The CREST Nanotoxicity Center that consists of an interdisciplinary group of researchers from Chemistry, Physics, Biology and Engineering performs comprehensive investigations of nanomaterials that will strengthen the research infrastructure of Jackson State University. The research projects include different aspects of the development and production of nanomaterials and investigations of their toxicity. There are five research subprojects:
- Silver Clusters: A Theoretical Study of Structure, Spectra, Paramagnetism, and Chemisorption. This project proposes to study the structure and properties of neutral and ionic silver clusters using state-of-the-art theoretical methods. It will address unresolved questions regarding the structure, electron detachment and excitation, and spin states of these clusters. In addition, studies will be made on the adsorption of selected small molecules on silver clusters and the implications for catalysis.
- Environment-Specific Issues in Nanoparticle Physics: Optical, Energy Transfer and Relaxation Processes. The project involves theoretical and computational investigations of optical, energy transfer, and carrier relaxation processes in metal and semiconductor nanoparticles in an external media, either homogeneous or comprised of individual biomolecules and biomolecule ensembles. Research activities aim at understanding of (i) energy transfer processes in plasmonic nanostructures, and (ii) effect of environment on relaxation processes in semiconductor nanocryslals.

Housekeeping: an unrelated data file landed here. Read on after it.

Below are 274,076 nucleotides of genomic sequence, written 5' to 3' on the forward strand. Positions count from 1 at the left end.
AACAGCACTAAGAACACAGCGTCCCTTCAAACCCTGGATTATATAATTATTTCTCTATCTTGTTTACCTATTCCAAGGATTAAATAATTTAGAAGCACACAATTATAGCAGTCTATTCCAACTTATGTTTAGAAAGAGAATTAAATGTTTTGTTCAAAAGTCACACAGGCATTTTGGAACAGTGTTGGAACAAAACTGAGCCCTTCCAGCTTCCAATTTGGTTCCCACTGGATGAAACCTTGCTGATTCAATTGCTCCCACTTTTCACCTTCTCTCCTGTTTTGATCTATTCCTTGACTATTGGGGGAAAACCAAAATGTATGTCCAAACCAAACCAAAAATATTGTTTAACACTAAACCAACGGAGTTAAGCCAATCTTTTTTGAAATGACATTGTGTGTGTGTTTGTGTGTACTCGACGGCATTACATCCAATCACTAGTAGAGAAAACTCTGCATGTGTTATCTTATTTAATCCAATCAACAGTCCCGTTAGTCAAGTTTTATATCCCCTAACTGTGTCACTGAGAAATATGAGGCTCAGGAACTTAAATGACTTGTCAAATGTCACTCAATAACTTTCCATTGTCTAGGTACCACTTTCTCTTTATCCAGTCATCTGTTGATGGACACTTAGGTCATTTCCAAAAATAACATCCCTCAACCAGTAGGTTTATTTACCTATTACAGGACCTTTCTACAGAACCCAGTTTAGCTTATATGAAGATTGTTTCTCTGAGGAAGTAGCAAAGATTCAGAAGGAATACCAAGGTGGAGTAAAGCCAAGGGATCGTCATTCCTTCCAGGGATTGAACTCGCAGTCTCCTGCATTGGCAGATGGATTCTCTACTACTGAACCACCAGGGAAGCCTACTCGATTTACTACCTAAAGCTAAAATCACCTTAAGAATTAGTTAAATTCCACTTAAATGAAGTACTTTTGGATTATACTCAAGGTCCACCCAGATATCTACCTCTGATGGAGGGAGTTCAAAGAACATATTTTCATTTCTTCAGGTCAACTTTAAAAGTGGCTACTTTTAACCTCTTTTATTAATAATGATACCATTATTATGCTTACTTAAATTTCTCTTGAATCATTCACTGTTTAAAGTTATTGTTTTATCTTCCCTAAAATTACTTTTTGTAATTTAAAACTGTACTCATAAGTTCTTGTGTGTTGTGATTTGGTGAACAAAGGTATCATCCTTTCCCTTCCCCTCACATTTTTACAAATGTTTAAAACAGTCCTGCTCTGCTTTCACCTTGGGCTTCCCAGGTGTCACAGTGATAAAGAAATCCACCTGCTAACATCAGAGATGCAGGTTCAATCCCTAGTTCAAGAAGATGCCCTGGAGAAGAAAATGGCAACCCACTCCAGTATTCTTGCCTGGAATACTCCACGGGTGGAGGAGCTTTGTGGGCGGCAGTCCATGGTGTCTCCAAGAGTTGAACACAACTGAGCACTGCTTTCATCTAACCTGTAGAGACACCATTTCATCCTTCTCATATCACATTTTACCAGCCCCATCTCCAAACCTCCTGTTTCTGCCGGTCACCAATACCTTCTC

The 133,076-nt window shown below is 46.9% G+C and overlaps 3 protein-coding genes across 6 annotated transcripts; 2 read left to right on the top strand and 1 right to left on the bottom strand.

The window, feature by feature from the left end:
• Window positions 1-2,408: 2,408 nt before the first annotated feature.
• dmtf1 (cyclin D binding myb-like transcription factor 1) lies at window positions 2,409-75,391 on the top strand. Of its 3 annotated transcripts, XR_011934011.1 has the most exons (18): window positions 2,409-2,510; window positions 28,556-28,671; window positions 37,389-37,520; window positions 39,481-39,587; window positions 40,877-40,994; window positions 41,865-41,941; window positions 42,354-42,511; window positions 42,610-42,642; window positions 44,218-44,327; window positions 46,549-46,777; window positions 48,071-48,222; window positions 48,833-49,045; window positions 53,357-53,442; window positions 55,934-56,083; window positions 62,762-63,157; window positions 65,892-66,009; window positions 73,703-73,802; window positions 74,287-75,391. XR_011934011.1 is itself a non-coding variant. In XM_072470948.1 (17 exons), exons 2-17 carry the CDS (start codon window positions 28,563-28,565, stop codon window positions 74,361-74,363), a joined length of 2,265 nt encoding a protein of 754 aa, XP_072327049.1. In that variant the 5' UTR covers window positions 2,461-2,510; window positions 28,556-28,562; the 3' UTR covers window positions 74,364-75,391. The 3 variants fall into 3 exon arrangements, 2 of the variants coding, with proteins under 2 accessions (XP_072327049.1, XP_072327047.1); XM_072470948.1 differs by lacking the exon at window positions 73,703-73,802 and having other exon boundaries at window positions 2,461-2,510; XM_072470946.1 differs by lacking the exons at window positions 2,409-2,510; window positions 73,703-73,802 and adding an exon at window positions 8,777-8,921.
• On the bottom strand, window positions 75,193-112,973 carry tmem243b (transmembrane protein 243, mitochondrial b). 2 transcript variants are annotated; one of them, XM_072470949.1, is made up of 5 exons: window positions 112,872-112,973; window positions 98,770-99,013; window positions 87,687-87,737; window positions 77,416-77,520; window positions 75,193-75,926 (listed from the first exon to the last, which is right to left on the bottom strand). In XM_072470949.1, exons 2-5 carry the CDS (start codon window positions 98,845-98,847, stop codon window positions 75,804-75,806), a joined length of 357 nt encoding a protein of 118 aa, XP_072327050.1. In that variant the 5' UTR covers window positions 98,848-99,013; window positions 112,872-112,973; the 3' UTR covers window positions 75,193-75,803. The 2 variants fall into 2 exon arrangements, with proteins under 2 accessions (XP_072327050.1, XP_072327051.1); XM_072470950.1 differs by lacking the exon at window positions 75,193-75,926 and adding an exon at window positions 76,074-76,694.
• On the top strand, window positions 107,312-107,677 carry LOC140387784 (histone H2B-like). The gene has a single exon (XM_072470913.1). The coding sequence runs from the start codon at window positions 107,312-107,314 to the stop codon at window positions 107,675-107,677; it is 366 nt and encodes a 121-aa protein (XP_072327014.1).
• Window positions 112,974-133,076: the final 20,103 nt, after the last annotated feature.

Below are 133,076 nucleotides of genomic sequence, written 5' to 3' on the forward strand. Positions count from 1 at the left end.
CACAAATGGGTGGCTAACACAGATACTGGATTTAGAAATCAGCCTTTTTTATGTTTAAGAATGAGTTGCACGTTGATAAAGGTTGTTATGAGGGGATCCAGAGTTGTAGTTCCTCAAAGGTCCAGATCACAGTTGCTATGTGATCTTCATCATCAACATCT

- Nanomaterial Based Sensing of Environmental Toxin Using hyper – Rayleigh Scattering Spectroscopy. The goals of this proposal are (i) Preparation of pathogen DNA coated nanomaterials of different shapes and sizes (ii) Use nanotechnology and laser technology for targeting specific DNA hybridization by investigating the HRS signal enhancement due to the addition of target DNA to the probe DNA coated gold nanoparticle. (iii) Fundamental understanding of the NSET process on the nanoparticle surface.
- Nanomaterials: A Study of Toxicity Mechanism, Bioaccumulation Potential, and Application for Prediction Modeling. The main research objectives of this project are (i) to elucidate the toxicity mechanisms based on correlations between physicochemical properties of nanaomaterials and end-point responses of a variety of bioassays across different trophic levels, and (ii) to establish a mathematical model to predict the toxicity of nanomaterials and direct syntheses of green nanomaterials.
- Modeling and prediction of Physical Properties and Toxicity of Nanomaterials. This project will use methods of computational chemistry to characterize properties of nanomaterials. QSAR-like approaches will be developed to predict toxicity of such species. An analysis of molecular and physical parameters affecting toxicity will be performed.
There are strong links among all subprojects of the proposed Center. One of the unique features is the two-way interaction between computational and experimental groups. The theoretical group will model nano-species studied by experimentalists. Based on the data from computational calculations, experimentalists will be able to test new materials that are predicted by theory to possess an enhanced property of interest. The calculated characteristics (e.g. IR or electronic spectra) would allow identification of new species. Experimental studies on toxicity of nanomaterials will provide a data set for the development of new Quantitative Structure-Activity Relationship (QSAR) approaches. A request from the QSAR group will prompt an experimental group to provide data on a new series of compounds. A library of toxicity data will be developed for new compounds in order to evaluate their environmental effects.